How could a book-lover resist a mystery that revolves around the New York Public Library? This is a novel about collecting great books and antique maps, about family secrets and public images. I was caught up in the fabulous descriptions of the collections and their eccentric collectors. In fact, I found the books more interesting than the mystery.
This is my first Linda Fairstein novel. I was unfamiliar with Alex Cooper and her entourage, but it was easy enough to get up to speed. I am fascinated by old books and maps; I have a 1655 map of Ireland on my living room wall (only a reproduction, I’m sad to say). The stories surrounding these books were my favorite part of the novel — the stories of the books and the collectors, the conservators and the great research collections of the New York Public Library were really intriguing. I kept reading more to find out what happened to the books and maps, rather than what happened to the people.
Alex Cooper starts out this book looking for a rapist. Tina Barr has been the victim of a home invasion and has barricaded herself in her apartment, refusing to come out. Alex talks her way in, but the woman refuses medical attention and insists that she does not want to press charges; later, she disappears. Cooper’s boss downtown is very interested in the missing girl, and when another woman is found murdered in her apartment, things really start to heat up. The search for the murderer is combined with the search for pieces to a missing map — perhaps the most valuable map in history.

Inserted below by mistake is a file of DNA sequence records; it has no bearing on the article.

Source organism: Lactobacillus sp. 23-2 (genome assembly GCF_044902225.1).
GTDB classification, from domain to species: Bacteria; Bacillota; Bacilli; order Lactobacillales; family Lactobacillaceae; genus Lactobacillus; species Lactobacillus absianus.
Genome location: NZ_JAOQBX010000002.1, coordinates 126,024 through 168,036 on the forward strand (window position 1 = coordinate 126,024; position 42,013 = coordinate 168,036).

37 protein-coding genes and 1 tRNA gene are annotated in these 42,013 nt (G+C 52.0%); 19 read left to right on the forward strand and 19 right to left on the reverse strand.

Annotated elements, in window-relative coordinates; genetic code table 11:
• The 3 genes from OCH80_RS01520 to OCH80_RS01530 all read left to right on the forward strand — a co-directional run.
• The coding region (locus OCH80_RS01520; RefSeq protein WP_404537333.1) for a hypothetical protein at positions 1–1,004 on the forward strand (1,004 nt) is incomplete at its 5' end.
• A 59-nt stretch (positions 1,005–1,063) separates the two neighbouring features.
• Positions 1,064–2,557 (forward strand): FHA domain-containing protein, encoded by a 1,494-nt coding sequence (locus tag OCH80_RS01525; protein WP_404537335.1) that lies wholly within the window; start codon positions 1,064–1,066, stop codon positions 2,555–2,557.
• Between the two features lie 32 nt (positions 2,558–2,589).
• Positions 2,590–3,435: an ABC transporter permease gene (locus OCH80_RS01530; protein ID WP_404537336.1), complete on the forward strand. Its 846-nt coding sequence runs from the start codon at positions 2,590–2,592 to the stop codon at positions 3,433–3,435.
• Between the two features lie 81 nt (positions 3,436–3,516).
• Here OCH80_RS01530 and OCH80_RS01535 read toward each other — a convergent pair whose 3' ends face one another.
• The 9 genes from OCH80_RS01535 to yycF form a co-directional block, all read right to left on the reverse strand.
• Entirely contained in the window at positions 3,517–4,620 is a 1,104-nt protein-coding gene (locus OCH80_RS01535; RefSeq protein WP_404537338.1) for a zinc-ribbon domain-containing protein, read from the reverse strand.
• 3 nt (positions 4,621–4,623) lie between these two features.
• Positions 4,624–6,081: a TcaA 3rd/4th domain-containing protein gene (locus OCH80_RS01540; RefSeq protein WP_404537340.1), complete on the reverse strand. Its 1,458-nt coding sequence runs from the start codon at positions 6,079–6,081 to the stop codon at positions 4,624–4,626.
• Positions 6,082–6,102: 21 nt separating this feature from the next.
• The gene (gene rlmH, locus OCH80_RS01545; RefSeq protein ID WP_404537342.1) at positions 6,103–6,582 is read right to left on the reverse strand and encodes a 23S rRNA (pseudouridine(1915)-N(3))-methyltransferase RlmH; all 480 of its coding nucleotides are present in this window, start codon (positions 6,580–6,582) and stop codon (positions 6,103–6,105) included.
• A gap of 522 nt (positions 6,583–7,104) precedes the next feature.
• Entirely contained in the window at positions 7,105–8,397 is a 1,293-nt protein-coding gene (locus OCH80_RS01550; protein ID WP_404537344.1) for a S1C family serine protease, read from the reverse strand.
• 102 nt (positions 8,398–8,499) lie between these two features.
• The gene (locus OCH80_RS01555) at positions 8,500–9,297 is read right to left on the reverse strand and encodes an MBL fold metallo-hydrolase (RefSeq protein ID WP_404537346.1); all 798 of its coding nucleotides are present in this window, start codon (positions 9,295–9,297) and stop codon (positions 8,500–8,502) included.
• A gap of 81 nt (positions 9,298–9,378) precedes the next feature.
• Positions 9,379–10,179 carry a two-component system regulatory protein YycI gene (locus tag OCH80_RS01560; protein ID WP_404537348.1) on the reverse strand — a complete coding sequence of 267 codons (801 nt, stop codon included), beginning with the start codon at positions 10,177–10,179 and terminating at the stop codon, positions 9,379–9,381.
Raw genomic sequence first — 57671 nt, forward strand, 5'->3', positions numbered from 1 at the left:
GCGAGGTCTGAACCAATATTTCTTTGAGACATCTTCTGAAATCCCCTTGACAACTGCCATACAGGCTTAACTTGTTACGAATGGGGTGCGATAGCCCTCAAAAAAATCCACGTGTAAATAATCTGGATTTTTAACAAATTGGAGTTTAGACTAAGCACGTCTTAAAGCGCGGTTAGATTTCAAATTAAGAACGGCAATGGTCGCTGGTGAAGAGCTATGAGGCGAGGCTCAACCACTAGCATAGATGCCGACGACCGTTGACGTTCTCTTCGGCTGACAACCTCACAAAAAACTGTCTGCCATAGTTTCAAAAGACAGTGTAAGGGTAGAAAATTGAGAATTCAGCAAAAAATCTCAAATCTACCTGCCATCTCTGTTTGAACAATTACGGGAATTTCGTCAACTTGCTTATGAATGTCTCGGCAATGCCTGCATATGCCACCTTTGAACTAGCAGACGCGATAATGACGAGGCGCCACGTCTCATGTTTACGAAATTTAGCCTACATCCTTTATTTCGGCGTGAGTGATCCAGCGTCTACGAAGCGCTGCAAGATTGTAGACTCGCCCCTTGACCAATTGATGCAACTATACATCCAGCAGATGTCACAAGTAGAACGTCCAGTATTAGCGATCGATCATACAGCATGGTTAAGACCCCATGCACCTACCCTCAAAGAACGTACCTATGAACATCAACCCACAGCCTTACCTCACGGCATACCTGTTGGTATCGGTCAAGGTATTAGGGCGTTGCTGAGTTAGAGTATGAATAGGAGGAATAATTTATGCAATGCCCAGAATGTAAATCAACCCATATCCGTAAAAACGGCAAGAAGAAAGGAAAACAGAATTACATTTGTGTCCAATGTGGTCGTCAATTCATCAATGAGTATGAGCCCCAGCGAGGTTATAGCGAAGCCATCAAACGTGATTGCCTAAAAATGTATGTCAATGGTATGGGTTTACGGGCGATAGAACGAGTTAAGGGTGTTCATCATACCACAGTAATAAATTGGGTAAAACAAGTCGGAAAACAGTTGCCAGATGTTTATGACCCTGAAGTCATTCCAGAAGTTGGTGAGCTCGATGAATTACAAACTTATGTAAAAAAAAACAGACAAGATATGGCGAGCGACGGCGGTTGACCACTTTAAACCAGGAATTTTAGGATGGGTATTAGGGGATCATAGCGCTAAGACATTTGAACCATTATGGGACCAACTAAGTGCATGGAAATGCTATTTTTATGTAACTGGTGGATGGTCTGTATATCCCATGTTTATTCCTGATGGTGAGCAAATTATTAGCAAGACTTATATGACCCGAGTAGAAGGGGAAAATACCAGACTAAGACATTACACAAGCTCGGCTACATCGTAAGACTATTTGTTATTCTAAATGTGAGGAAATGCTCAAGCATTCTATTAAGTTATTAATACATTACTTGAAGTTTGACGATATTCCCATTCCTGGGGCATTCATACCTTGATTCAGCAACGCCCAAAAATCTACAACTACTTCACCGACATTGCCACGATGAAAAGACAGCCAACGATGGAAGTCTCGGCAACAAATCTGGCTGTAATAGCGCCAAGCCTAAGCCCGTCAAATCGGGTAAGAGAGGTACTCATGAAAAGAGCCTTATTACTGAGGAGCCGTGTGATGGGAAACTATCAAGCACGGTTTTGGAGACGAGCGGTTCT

While I loved the stories about the books and maps, I wasn’t as enthralled by the mystery. I found the dialogue very clumsy in places. There is also a subplot about a DNA search that seemed to serve no more purpose than to show that Cooper occasionally has to make an appearance in a courtroom.
I found that the book reminded me of the movie, National Treasure, with its search for a map that may be no more than a legend. It was entertaining enough, but it won’t find a place in my permanent collection.